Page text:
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With autonomous technology behind the wheel, driving skills begin to hit the skids

Driver-assist technology is spreading rapidly from luxury cars to everyday vehicles. But the automated aids, which are aimed at improving safety, are having an unintended consequence: They’re degrading driving skills.

If your car can hit the brakes in an emergency and check your blind spots, will that make you a worse driver? Increasingly, automakers are worrying it may.

Driver-assist technology that keeps cars in their lanes, maintains a safe distance from other vehicles, warns of unseen traffic and slams the brakes to avoid rear-end crashes are rapidly spreading from luxury cars to everyday Hondas, Nissans and Chevys. But these automated aids aimed at improving safety are having an unintended consequence: They’re degrading driving skills.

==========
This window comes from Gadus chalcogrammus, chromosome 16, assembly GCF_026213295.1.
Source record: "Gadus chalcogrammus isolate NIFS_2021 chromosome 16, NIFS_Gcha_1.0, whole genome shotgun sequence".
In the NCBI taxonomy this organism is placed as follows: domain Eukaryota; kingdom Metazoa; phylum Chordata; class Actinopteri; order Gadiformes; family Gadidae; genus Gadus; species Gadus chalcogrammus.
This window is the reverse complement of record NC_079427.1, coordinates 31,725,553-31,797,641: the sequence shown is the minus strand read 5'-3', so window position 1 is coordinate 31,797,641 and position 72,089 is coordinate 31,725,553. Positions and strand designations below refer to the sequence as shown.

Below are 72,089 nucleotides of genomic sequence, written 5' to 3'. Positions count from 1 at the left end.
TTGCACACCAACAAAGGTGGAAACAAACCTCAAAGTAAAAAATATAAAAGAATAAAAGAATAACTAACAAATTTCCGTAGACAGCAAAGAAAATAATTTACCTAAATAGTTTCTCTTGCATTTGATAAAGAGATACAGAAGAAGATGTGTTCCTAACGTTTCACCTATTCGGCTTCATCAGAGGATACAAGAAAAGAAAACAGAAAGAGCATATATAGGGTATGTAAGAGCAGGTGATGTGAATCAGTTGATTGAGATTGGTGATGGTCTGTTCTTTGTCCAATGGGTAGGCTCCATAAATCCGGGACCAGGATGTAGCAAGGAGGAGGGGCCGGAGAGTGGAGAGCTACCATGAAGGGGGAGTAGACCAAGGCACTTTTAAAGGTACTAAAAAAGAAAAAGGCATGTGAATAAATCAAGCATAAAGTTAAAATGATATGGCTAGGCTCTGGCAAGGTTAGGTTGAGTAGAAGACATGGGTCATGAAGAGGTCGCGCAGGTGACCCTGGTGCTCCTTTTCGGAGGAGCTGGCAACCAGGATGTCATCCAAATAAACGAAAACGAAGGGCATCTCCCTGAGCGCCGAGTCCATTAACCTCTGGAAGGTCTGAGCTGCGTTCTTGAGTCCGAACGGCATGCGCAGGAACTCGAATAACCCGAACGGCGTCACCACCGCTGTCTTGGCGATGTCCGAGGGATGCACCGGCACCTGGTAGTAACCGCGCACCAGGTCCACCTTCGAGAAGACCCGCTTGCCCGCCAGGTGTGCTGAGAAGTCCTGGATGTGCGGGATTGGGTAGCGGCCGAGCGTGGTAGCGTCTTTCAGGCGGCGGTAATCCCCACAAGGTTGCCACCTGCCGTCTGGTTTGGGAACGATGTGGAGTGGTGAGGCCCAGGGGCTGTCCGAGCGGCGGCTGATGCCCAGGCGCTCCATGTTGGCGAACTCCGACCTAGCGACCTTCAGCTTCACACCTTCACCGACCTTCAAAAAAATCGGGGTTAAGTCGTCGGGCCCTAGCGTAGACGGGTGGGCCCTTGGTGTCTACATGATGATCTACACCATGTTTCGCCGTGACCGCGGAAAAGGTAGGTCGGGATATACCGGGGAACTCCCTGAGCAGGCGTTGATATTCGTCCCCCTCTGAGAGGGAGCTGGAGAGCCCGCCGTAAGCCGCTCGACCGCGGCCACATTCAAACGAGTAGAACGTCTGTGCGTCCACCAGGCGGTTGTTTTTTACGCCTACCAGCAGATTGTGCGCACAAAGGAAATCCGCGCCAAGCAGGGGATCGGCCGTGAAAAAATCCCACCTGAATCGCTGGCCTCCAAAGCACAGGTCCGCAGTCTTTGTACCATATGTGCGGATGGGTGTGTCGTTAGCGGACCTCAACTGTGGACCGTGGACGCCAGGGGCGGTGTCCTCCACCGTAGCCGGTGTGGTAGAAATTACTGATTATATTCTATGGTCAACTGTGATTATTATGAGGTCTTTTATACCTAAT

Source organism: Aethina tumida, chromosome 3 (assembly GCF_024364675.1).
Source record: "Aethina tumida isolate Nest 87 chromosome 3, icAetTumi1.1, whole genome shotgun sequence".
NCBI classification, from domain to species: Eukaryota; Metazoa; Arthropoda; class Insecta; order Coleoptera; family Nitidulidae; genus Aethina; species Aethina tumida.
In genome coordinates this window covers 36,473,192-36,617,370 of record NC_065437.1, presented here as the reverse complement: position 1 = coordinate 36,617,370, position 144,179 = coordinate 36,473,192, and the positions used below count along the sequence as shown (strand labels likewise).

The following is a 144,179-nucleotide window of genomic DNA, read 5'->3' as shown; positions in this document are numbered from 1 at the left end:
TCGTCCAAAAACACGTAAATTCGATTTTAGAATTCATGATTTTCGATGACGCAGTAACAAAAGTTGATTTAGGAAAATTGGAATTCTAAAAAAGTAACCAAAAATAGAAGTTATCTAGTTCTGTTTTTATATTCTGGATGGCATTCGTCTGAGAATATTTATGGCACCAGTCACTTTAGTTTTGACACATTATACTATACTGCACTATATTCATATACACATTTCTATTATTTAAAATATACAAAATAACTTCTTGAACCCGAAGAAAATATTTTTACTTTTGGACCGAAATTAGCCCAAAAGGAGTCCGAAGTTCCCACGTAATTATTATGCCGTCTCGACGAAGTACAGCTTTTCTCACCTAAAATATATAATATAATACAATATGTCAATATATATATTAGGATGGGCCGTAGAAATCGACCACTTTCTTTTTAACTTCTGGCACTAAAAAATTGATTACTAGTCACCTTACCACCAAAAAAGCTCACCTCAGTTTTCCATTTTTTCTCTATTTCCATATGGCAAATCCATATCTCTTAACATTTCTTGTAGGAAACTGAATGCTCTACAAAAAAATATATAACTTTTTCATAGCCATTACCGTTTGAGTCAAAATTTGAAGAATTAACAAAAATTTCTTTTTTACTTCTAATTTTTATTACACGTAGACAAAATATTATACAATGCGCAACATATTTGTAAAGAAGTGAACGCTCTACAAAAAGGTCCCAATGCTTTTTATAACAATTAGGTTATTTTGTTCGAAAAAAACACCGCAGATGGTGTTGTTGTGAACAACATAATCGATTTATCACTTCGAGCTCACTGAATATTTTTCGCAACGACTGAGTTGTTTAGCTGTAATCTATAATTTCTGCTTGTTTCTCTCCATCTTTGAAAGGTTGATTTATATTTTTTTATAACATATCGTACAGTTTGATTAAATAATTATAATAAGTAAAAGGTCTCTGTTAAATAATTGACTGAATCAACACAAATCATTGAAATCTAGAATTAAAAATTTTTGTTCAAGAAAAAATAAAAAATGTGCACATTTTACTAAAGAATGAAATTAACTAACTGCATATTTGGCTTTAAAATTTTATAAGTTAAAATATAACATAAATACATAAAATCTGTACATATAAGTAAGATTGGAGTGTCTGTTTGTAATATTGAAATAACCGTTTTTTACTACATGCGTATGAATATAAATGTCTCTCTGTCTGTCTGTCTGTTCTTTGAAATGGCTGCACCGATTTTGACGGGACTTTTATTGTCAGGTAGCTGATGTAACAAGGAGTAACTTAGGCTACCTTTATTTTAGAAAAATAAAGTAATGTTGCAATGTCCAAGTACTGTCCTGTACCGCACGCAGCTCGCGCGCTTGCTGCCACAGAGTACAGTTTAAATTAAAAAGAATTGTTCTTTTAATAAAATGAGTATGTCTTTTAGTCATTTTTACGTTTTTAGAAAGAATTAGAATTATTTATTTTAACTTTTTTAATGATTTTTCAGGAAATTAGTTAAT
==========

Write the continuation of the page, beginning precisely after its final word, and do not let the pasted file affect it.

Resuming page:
“There are lots of concerns about people checking out and we are trying to monitor that now,” said Adrian Lund, president of the Insurance Institute for Highway Safety. “Everything we do that makes the driving task a little easier means that people are going to pay a little bit less attention when they’re driving.”

For carmakers trying to address deteriorating driver skills, the stakes are immense. U.S. roadway deaths jumped 14 percent over the last two years, with more than 40,000 people dying in crashes in 2016. While speeding and more congested roadways bear some of the blame, distraction is another key culprit. Data released by the federal government show manipulation of handheld devices while driving, including texting or surfing the web, has been on the rise.

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The semi-autonomous features that are the building blocks of tomorrow’s driverless cars were designed to compensate for inattentiveness behind the wheel. Instead, they may be enabling drivers to place too much faith in the new technology.

The auto industry is “terrified” about the unwanted side effects of their popular new features, and…

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